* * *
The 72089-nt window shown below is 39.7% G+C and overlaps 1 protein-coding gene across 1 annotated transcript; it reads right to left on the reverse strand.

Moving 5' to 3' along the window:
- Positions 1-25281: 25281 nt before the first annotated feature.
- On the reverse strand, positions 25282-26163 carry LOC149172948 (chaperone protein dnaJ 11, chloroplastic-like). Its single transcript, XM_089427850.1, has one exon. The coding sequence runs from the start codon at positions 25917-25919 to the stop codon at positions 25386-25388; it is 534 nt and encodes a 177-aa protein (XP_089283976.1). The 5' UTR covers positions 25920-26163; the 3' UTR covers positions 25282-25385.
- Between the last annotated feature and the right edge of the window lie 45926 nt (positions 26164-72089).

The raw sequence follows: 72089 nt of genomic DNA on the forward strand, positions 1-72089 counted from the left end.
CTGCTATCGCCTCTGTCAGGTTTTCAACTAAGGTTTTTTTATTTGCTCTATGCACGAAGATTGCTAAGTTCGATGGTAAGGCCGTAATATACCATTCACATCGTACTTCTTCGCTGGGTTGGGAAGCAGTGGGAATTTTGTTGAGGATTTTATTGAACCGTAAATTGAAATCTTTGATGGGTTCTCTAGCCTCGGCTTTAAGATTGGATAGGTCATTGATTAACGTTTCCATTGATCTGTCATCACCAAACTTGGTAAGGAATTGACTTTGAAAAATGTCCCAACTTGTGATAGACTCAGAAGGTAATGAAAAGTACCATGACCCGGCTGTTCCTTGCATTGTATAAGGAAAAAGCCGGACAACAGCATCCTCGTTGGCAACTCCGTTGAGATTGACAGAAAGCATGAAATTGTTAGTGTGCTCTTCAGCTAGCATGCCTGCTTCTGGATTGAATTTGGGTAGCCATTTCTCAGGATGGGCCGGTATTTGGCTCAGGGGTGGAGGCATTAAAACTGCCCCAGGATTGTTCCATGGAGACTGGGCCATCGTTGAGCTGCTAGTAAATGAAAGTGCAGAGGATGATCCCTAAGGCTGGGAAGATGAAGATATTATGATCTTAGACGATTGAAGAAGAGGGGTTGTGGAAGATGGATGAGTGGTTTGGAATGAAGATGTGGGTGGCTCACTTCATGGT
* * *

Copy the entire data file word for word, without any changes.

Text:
The 72089-nt window shown below is 39.7% G+C and overlaps 1 protein-coding gene across 1 annotated transcript; it reads right to left on the reverse strand.

Moving 5' to 3' along the window:
- Positions 1-25281: 25281 nt before the first annotated feature.
- On the reverse strand, positions 25282-26163 carry LOC149172948 (chaperone protein dnaJ 11, chloroplastic-like). Its single transcript, XM_089427850.1, has one exon. The coding sequence runs from the start codon at positions 25917-25919 to the stop codon at positions 25386-25388; it is 534 nt and encodes a 177-aa protein (XP_089283976.1). The 5' UTR covers positions 25920-26163; the 3' UTR covers positions 25282-25385.
- Between the last annotated feature and the right edge of the window lie 45926 nt (positions 26164-72089).

The raw sequence follows: 72089 nt of genomic DNA on the forward strand, positions 1-72089 counted from the left end.
CTGCTATCGCCTCTGTCAGGTTTTCAACTAAGGTTTTTTTATTTGCTCTATGCACGAAGATTGCTAAGTTCGATGGTAAGGCCGTAATATACCATTCACATCGTACTTCTTCGCTGGGTTGGGAAGCAGTGGGAATTTTGTTGAGGATTTTATTGAACCGTAAATTGAAATCTTTGATGGGTTCTCTAGCCTCGGCTTTAAGATTGGATAGGTCATTGATTAACGTTTCCATTGATCTGTCATCACCAAACTTGGTAAGGAATTGACTTTGAAAAATGTCCCAACTTGTGATAGACTCAGAAGGTAATGAAAAGTACCATGACCCGGCTGTTCCTTGCATTGTATAAGGAAAAAGCCGGACAACAGCATCCTCGTTGGCAACTCCGTTGAGATTGACAGAAAGCATGAAATTGTTAGTGTGCTCTTCAGCTAGCATGCCTGCTTCTGGATTGAATTTGGGTAGCCATTTCTCAGGATGGGCCGGTATTTGGCTCAGGGGTGGAGGCATTAAAACTGCCCCAGGATTGTTCCATGGAGACTGGGCCATCGTTGAGCTGCTAGTAAATGAAAGTGCAGAGGATGATCCCTAAGGCTGGGAAGATGAAGATATTATGATCTTAGACGATTGAAGAAGAGGGGTTGTGGAAGATGGATGAGTGGTTTGGAATGAAGATGTGGGTGGCTCACTTCATGGT